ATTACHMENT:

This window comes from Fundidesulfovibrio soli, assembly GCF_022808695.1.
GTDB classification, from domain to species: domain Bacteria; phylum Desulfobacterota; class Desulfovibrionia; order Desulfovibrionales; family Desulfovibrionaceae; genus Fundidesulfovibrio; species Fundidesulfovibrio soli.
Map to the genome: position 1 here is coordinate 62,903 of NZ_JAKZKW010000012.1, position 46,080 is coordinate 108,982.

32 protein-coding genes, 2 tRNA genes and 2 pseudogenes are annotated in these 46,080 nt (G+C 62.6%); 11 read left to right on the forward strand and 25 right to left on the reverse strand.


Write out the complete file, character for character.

This window comes from Fundidesulfovibrio soli, assembly GCF_022808695.1.
GTDB classification, from domain to species: domain Bacteria; phylum Desulfobacterota; class Desulfovibrionia; order Desulfovibrionales; family Desulfovibrionaceae; genus Fundidesulfovibrio; species Fundidesulfovibrio soli.
Map to the genome: position 1 here is coordinate 62,903 of NZ_JAKZKW010000012.1, position 46,080 is coordinate 108,982.

32 protein-coding genes, 2 tRNA genes and 2 pseudogenes are annotated in these 46,080 nt (G+C 62.6%); 11 read left to right on the forward strand and 25 right to left on the reverse strand.